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Printing to a printer share, regardless of platform is no problem - in any case you are disabling all color management by the printer anyway.  I've been using Oracles' free Virtual Box to host everything from OS X Leopard Server to Windows Server 2008r2 Domain Controllers on my Mac (curiously Windows 7 XP-Mode *cannot* host a 64bit O/S) - with USB device support - highly recommended.
« Last Edit: July 05, 2011, 10:16:27 PM by John.Murray » Logged

kikashi
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« Reply #17 on: July 06, 2011, 02:17:03 AM »
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I'm just trying to track down the official Apple announcement.

I'm sort of getting tired of Apple pulling the rug out from under me without any warning.
Apple's behaviour has often irritated me as well, but that's hardly fair. We've all known since it was first introduced that Rosetta was a bridging measure, just as was Classic, and that, like Classic, it was going to disappear at some point. Nobody has pulled any rug from anyone: you're not forced to upgrade to Lion. It's for you to balance any potential benefits (of which those of us who don't have privileged access are, as yet, largely ignorant) with any disadvantages, such as being unable to run PPC software.

If previous experience is any guide, essential software for which Lion is a requirement will take a while to arrive and in the meantime there will be little downside to continuing to run Snow Leopard or even, as I still use on an old PPC-based tower, Leopard.

Jeremy
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David Watson
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« Reply #18 on: July 06, 2011, 02:36:28 AM »
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As a former owner of two companies in the small computer business I can tell you from long and bitter experience that it is always a mistake to be an early adopter of an OS upgrade and this is just as true for Windows as it is for Mac. The most important aspect of using a computer as a tool (rather than a software development machine) is that it runs reliably and quickly enough to the job.  Only when applications start to demand an OS upgrade to continue functioning should one consider it.  We have quite a few Macs and have only recently upgraded them all to Snow Leopard.  We have no intention of moving to Lion until printer drivers and graphic arts applications like Quark and CS5 demand it.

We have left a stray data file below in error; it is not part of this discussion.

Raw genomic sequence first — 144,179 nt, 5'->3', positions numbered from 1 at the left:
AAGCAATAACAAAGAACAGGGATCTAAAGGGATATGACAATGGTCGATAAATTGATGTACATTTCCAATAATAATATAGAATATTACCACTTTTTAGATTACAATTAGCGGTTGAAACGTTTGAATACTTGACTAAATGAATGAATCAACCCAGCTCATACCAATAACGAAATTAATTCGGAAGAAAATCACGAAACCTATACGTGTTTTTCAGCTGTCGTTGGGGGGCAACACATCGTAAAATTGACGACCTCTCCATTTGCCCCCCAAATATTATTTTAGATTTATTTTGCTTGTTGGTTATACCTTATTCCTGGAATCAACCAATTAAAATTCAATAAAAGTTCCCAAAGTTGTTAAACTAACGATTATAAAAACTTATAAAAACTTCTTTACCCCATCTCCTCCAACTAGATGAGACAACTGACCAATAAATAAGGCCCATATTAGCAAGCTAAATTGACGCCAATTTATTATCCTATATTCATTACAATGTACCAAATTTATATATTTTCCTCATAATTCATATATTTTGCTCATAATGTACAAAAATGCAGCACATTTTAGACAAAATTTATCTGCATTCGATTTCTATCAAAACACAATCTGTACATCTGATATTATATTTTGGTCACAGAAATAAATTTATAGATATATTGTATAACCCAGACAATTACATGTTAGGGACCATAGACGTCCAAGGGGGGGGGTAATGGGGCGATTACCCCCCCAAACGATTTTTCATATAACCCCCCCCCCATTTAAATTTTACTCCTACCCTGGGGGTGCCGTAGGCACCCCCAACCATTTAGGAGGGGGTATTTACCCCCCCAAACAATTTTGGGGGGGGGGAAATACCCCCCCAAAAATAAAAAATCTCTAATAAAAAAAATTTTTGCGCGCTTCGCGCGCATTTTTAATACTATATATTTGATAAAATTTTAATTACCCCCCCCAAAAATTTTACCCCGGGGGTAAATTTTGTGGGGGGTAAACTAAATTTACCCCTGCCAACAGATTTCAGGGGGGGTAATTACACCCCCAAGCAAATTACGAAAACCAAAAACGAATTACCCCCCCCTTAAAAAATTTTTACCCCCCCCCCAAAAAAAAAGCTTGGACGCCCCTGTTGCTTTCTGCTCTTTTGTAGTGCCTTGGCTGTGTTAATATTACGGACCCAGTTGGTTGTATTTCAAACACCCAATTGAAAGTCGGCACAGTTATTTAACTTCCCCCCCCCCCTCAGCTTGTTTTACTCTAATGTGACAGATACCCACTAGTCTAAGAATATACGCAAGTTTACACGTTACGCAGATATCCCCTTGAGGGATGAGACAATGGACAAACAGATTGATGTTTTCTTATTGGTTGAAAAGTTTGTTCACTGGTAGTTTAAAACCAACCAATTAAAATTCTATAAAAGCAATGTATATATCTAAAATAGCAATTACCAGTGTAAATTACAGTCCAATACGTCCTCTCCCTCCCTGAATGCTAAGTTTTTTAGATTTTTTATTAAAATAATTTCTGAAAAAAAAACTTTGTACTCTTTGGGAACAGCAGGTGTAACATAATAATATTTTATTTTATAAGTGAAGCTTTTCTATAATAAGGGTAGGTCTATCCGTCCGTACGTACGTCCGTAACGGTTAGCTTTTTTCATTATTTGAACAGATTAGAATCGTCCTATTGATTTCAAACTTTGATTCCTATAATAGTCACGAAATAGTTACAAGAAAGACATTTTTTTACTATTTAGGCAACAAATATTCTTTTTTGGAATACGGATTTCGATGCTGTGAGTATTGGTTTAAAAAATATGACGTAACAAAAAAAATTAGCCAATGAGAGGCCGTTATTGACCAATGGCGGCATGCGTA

In addition to the possibility of applications and device drivers not functioning or at least not functioning correctly there is also the issue of possibly having to update printer and paper profiles as well.

In short if it ain't broke don't fix it!
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David Watson ARPS
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« Reply #19 on: July 06, 2011, 04:45:45 AM »
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I'm just trying to track down the official Apple announcement.

I believe that, in a reply to an e-mail, S. Jobs acknowledged the fact that Rosetta will be history when Lion ships. In the WWDC 2011 keynote video, available on Apple website to developers & non-developers, Rosetta is not mentioned as part of Lion so draw your conclusions. FWIW, I (and nobody except those involved in the decision) don't know whether Rosetta's absence is due to engineering, commercial or licensing issue.

Meanwhile, those interested in virtualizing Snow Leopard on Lion car read this article: http://tinyurl.com/6jsz4as

My personal experiences with Virtual Box are very positive and inline with John's comments above.

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Francois